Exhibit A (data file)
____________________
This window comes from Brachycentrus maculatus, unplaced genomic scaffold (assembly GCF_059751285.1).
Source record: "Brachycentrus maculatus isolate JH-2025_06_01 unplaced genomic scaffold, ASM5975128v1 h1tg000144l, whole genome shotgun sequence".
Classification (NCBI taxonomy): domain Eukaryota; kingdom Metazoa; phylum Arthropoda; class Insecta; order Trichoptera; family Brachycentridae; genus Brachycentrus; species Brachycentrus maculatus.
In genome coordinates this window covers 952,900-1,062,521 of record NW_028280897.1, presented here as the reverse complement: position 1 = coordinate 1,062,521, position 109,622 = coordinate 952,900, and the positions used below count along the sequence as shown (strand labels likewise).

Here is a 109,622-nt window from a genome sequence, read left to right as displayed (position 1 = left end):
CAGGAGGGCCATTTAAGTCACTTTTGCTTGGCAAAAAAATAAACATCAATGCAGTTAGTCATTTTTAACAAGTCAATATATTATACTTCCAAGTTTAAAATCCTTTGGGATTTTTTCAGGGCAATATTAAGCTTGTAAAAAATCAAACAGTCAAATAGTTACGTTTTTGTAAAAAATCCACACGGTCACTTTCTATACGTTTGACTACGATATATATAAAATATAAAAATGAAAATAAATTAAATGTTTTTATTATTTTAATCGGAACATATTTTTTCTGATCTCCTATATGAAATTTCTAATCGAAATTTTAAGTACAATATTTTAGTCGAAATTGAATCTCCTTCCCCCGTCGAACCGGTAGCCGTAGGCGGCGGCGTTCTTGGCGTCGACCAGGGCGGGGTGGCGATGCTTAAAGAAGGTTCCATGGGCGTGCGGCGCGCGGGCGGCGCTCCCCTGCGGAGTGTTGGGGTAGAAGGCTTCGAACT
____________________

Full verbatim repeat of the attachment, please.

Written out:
This window comes from Brachycentrus maculatus, unplaced genomic scaffold (assembly GCF_059751285.1).
Source record: "Brachycentrus maculatus isolate JH-2025_06_01 unplaced genomic scaffold, ASM5975128v1 h1tg000144l, whole genome shotgun sequence".
Classification (NCBI taxonomy): domain Eukaryota; kingdom Metazoa; phylum Arthropoda; class Insecta; order Trichoptera; family Brachycentridae; genus Brachycentrus; species Brachycentrus maculatus.
In genome coordinates this window covers 952,900-1,062,521 of record NW_028280897.1, presented here as the reverse complement: position 1 = coordinate 1,062,521, position 109,622 = coordinate 952,900, and the positions used below count along the sequence as shown (strand labels likewise).

Here is a 109,622-nt window from a genome sequence, read left to right as displayed (position 1 = left end):
CAGGAGGGCCATTTAAGTCACTTTTGCTTGGCAAAAAAATAAACATCAATGCAGTTAGTCATTTTTAACAAGTCAATATATTATACTTCCAAGTTTAAAATCCTTTGGGATTTTTTCAGGGCAATATTAAGCTTGTAAAAAATCAAACAGTCAAATAGTTACGTTTTTGTAAAAAATCCACACGGTCACTTTCTATACGTTTGACTACGATATATATAAAATATAAAAATGAAAATAAATTAAATGTTTTTATTATTTTAATCGGAACATATTTTTTCTGATCTCCTATATGAAATTTCTAATCGAAATTTTAAGTACAATATTTTAGTCGAAATTGAATCTCCTTCCCCCGTCGAACCGGTAGCCGTAGGCGGCGGCGTTCTTGGCGTCGACCAGGGCGGGGTGGCGATGCTTAAAGAAGGTTCCATGGGCGTGCGGCGCGCGGGCGGCGCTCCCCTGCGGAGTGTTGGGGTAGAAGGCTTCGAACT